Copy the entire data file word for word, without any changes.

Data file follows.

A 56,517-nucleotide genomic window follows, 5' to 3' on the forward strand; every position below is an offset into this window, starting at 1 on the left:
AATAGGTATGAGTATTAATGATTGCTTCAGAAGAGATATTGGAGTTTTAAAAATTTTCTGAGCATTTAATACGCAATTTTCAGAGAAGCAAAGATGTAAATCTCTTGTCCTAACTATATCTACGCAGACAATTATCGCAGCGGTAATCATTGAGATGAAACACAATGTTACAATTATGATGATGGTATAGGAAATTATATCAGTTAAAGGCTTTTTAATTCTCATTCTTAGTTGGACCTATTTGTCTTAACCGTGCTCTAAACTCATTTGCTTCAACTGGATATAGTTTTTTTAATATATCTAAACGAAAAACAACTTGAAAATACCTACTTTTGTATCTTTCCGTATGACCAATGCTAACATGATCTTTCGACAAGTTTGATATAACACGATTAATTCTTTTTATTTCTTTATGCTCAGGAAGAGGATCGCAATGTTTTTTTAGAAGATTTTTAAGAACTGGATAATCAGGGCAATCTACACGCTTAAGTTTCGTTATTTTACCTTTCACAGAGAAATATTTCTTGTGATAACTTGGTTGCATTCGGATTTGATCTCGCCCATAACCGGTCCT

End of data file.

A 56,517-nucleotide genomic window follows, 5' to 3' on the forward strand; every position below is an offset into this window, starting at 1 on the left:
AATAGGTATGAGTATTAATGATTGCTTCAGAAGAGATATTGGAGTTTTAAAAATTTTCTGAGCATTTAATACGCAATTTTCAGAGAAGCAAAGATGTAAATCTCTTGTCCTAACTATATCTACGCAGACAATTATCGCAGCGGTAATCATTGAGATGAAACACAATGTTACAATTATGATGATGGTATAGGAAATTATATCAGTTAAAGGCTTTTTAATTCTCATTCTTAGTTGGACCTATTTGTCTTAACCGTGCTCTAAACTCATTTGCTTCAACTGGATATAGTTTTTTTAATATATCTAAACGAAAAACAACTTGAAAATACCTACTTTTGTATCTTTCCGTATGACCAATGCTAACATGATCTTTCGACAAGTTTGATATAACACGATTAATTCTTTTTATTTCTTTATGCTCAGGAAGAGGATCGCAATGTTTTTTTAGAAGATTTTTAAGAACTGGATAATCAGGGCAATCTACACGCTTAAGTTTCGTTATTTTACCTTTCACAGAGAAATATTTCTTGTGATAACTTGGTTGCATTCGGATTTGATCTCGCCCATAACCGGTCCT